About Hemp

hemp plants soak
in the pond a bit...
cooling off
asa hitasu ike chiisasa yo suzushisa yo
-Issa Kobayashi  (小林 一茶), A Haiku, 1803


Hemp fabric has been around for a very, very long time. In this article we have tried to detail some of the reasons why it is of immense value to us and to the planet. We also hope to explain why we love it. One of the biggest reasons for our love is also one of the simplest:
Every piece of hemp fabric is unique.
Snowflakes, at first glance, appear to be the same. Completely uniform and lacking detail and identity. It is only upon closer inspection that you realise each segment has it’s own, distinctive characteristics. Our hemp products share this same quality. Look closely and you’ll see that no two pieces of hemp fabric are alike.
There is calming beauty in that.
Hemp shares a lot of its visible and tactile attributes with linen.The nubs, slubs and wefts found on every moon canopy hemp product makes your product completely one of a kind. Nubs and slubs are a normal characteristic of hemp and all other bast fibers. They're caused by the structural make up of the fibre and the weaving process of the fabric and should not be misidentified as pulls or faults. In an increasingly uniform world, having something that is unique to you is becoming rarer by the day. We hope you cherish and embrace the uniqueness of your hemp products as much as we do.
At moon canopy we believe that there are many reasons why we should all be using hemp products in our daily lives. Hemp is renowned for a multitude of uses. We can't detail all of them here as it is said that the hemp plant has over 50,000 applications, that would be a very long article. We absolutely value every single one though and we hope reading this short piece will inspire you to do more reading on the topic. Instead of listing the many thousands of options the hemp plant gives us, we have decided to try and explain why we love hemp so much. Articulating the origin of love is seldom straightforward. So we thought it best, in the interests of clarity and succinctness, that we organise how our appreciation formulated from these three categories. Historical. Scientific. Environmental.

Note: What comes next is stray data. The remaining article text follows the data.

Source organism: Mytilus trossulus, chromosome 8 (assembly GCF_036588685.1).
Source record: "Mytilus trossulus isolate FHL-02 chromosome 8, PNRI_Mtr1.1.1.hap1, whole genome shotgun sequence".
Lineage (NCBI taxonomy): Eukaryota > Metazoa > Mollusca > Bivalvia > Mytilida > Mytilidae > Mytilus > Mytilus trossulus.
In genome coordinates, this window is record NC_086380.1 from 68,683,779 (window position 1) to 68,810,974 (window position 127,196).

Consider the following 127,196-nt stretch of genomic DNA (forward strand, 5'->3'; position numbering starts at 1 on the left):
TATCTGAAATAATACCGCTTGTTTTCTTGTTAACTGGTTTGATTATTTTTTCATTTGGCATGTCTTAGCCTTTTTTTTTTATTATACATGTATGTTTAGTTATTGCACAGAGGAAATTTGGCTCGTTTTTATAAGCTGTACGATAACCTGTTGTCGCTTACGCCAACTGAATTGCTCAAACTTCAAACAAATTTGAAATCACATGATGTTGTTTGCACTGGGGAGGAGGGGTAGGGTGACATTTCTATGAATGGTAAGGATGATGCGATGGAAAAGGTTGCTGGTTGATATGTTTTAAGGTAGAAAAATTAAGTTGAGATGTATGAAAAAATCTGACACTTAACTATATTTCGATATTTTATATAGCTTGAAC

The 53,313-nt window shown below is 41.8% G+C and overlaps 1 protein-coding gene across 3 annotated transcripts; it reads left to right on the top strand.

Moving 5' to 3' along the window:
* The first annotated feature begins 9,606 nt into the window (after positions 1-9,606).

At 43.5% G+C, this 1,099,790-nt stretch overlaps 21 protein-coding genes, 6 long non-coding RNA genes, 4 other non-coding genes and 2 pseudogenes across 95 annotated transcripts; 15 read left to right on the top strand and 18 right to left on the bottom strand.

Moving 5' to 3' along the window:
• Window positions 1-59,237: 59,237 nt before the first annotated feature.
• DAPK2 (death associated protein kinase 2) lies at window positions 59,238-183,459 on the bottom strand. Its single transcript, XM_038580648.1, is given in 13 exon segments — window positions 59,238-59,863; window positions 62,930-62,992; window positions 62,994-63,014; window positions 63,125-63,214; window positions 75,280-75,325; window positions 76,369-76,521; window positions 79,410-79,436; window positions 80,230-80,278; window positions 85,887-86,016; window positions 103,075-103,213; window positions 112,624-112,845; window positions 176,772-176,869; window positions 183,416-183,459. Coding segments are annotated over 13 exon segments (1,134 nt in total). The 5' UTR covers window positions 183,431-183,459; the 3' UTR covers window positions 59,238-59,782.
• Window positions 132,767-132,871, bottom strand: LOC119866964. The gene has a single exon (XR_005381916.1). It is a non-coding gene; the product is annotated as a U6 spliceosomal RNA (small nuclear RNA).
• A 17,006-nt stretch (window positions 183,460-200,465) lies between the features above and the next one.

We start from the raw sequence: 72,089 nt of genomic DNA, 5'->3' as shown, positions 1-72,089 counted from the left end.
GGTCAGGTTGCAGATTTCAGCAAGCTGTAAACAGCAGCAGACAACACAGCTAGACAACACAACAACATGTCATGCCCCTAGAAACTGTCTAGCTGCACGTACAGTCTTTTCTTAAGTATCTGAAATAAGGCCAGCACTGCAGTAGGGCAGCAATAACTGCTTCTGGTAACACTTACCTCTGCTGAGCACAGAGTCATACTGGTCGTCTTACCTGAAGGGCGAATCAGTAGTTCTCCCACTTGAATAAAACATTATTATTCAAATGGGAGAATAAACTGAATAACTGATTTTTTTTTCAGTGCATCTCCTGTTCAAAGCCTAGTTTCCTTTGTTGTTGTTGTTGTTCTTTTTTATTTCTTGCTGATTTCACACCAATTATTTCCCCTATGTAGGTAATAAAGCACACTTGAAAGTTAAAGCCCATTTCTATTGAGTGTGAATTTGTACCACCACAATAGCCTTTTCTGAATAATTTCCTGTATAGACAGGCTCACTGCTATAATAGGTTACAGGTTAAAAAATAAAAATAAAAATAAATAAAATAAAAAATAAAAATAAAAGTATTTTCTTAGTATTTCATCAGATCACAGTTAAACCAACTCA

The ancient Chinese character for hemp (má) shows two plants under a canopy.



Hemp has been cultivated by humans for millennia. Recent archaeological discoveries on the Japanese Oki Islands show the earliest known evidence of human hemp usage, dating back to 8000 BC[1]. Hemp originated in Mesopotamia, East Asia and the Indian subcontinent. It was relied upon heavily in these regions and is believed to have been amongst the first materials used in the invention of paper [2]. It has written representations on ancient Chinese bronze inscriptions. Evidence suggests that, as well as paper, it was also used for a variety of applications such as textiles and medicine[3]. Although the earliest data suggests widespread usage of hemp among populations throughout the indigenous areas mentioned above, it quickly spread to neighbouring regions and cultures including the Scythians and the Dacians. Traders and travellers gradually facilitated the wider spread of hemp to other parts of the world, where it was welcomed for its hardiness as a crop along with it's multitude of uses. Very quickly the word got out and hemp could be found, in some form or other, in just about every population throughout the globe.
This is just a brief snapshot into the known origins of human hemp usage. There are many other examples of cultures and empires throughout history harnessing hemp as a technology to improve quality of life. We find it incredible yet also calming and reassuring that our ancestors from all over the planet trusted hemp with so many aspects of their lives. Every time when waking up in our hemp bed sheets we don't just swoon over its soft, tactile nature, we are also bestowed with an ethereal feeling of connection to our history. Our ancestors relied on hemp to provide them with comfort and warmth and we can see why. We feel it too. It is heartening to see more and more people discovering how much hemp can help them, how it can help the people around them and how its cultivation can have a direct and tangible positive impact on the well-being of our planet. This is a strong driving force behind why we at moon canopy want to be a part of bringing hemp back into the modern era and back into everyone's lives.



An early depiction of hemp in the ancient scientific manuscript Vienna Dioscurides
Science has been at the heart of human technological development ever since we learned to harness the power of fire. Fire gave us a significant advantage over other species in the natural world. Cooked food increased the bio-availability of nutrients and also made foods more easily digestible which, many believe, contributed to early hominids dramatic increase in brain size and function [4]. This led to improvements in tool development and refinement as well as accelerating other aspects of cognition. All this meant early humans spent less time; foraging, scavenging and digesting their findings and could therefore dedicate more time to other endeavours. The path for our ancestors to think, learn and grow was established. With such a humble beginning in mind, it's both amazing and somewhat alarming to look at the world we live in today.



Mágū (麻姑) is considered to be the ancient Chinese goddess of hemp. She was the symbolic protector of women and associated with the elixir of life.